Who is God exactly? How can we know him? Where does his revelation begin and end? Muslims have never agreed on how to answer those questions, and so each is forced to pitch his or her tent in a different epistemological camp – one with the Sufis, another with the clerics, still others with the artists, the poets, the philosophers, or most often with a chaotic combination of them all. Is our knowledge of God limited to what the Qur’an says about him? Literalists, legalists and most theologians have usually answered, yes. Or is the universe itself a revelation of God? Absolutely, say the artists, philosophers and Sufis. Or even more radically, in order to understand God and his ways, are scripture and sacred law entirely dispensable, at least to an elect few? That’s what Avicenna believed, that at its highest the human mind is naturally conformable to reason, a divine principle permeating everything and making the universe innately intelligible.

The sum of all these answers – and the practices, doctrines, and laws based on them – are taken up by each generation of Muslims, who meditate on them, add to them, and then pass them on to the next generation. For Ahmed, all this religious and cultural diversity is part of the general deposit of revelation; to delineate their faith, believers can draw from this diversity as freely as they draw from sacred scripture, law, and every other form of divine self-expression, from God’s unseen creative and sustaining activity, up to and including the divine being itself. These three dimensions of revelation – God and his unseen activity, his visible self-expression including but not limited to the Qur’an, and all the diversity arising from meditation on them – Ahmed respectively calls “the Pre-Text, Text, and Con-Text of Revelation”.

This part of the book, on which Ahmed’s whole argument hinges, is immensely frustrating. In addition to all those Islamic languages, he was equally fluent in the tortuous idiolect of post-structuralism that still infects the humanities, so getting to grips with his argument is no mean feat. Fighting your way through the jargon and the neologisms is worth it, however, for though many academics employ that kind of convoluted language to mystify the reader, hoping to deflect attention away from the fact that there’s nothing really there, in Ahmed’s case, he really does have something to say. Which is that revelation is much, much bigger than just the Qur’an, the Hadith and the sharia – but because Muslims lack clear, easy answers about where revelation begins and ends, they are forced to undertake what Ahmed calls “hermeneutical engagement” with revelation in all three dimensions.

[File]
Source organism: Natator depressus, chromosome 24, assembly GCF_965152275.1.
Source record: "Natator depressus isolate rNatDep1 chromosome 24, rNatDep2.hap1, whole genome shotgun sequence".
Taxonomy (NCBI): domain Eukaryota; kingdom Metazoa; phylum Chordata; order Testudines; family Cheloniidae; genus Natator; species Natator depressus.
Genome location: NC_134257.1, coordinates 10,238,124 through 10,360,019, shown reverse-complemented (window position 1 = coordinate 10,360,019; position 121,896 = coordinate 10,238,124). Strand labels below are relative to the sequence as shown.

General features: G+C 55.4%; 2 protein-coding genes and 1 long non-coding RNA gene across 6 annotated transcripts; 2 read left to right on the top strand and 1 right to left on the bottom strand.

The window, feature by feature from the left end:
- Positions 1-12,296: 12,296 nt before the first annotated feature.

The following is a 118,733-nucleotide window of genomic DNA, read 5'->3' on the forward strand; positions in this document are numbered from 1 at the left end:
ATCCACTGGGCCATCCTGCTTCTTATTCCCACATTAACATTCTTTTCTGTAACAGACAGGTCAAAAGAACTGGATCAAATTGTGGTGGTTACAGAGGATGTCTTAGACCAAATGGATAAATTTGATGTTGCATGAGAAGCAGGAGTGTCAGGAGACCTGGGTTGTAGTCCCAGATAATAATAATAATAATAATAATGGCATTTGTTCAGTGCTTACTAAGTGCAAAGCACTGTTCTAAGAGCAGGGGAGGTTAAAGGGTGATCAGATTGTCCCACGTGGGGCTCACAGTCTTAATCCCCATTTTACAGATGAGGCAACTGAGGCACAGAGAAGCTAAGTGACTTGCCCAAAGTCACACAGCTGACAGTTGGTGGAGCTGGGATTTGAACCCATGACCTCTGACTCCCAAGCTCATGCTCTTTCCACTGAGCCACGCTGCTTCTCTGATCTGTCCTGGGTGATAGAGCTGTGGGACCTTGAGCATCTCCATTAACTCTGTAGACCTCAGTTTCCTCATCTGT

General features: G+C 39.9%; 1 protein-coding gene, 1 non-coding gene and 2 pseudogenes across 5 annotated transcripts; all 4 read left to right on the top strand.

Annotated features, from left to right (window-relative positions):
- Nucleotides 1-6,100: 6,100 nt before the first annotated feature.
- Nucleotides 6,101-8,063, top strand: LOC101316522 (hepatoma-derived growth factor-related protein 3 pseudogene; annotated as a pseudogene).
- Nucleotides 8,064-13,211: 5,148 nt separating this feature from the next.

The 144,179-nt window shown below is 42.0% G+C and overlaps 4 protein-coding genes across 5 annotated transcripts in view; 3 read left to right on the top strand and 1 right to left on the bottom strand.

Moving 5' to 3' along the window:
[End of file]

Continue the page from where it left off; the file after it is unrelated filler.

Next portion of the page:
This is what “being Islamic” is, constantly struggling to define and understand revelation, endlessly wrestling with all its possible meanings, some by writing legal treatises, others by painting exquisite miniatures, still others by drinking wine and reciting love poetry. So “being Islamic” is not so much a matter of doing or not doing certain things, thinking or not thinking certain things. It is, rather, a way of doing and thinking whatever it is you’re doing or thinking, a way of not doing and not thinking them. 

Muslims, when they don’t drink, are “not drinking” in an Islamic way; equally, when they do drink, they do so as Muslims, in the same Islamic way, accom­modating each thought, activity, or desire to their own interpretation of revelation in all its forms. Certainly, the resulting spectrum of doctrines and practices includes contradictions, but these contradictions aren’t incoherent; their coherence lies in the fact that they result from a single activity, “being Islamic”, which Ahmed also calls “meaning-making for the self”, a rather elliptical expression indi­cating something like “communal self-exploration”. He’s insistent on this point, that at heart, Islam is primarily focused on providing Muslims with tools for plumbing the depths and scaling the heights of inner experience, and even more than that, that Islam actually is “the reality of inner experience itself”.

Now, if you’re thinking that the pious Muslims you’ve met don’t seem to be doing that, then you’re in good company. Ahmed’s continual refrain is an almost tetchy insistence that very few Muslims consciously understand what being Islamic truly means – especially Salafists and their wealthy backers in the Arabian Gulf. Non-Muslims also don’t get it, especially those disenchanted academics. In fact, despite his radically postmodern writing style, what Ahmed is advocating is basically conservative, if not reactionary. Since secularist and fundamentalist readings both reduce revelation to just the text, flattening out what should be a vertically stratified, multi-spectrum reality, Ahmed opposes both. Keen to defend tradition from vulgar, reformist agitation, he considers egalitarianism and mass literacy (which liberals and puritans alike idolize) existential threats to mature Islam, based as it is on intellectual initiation and spiritual hierarchy: as you move higher up this hierarchy, your proficiency in “being Islamic” rises. And in the Balkans-to-Bengal complex, this spiritual hierarchy was reflected, however obscurely, in the social hierarchy. At the top, the sultan presided over all, allowing everyone else to practise “being Islamic” to the best of their abilities. Sufi orders, legal schools and study circles were everywhere, and everyone was attached to them in one way or another. The wisdom attained by the few, codified in metaphysical treatises and disseminated via mystical folk poems and songs, eventually trickled down to the many.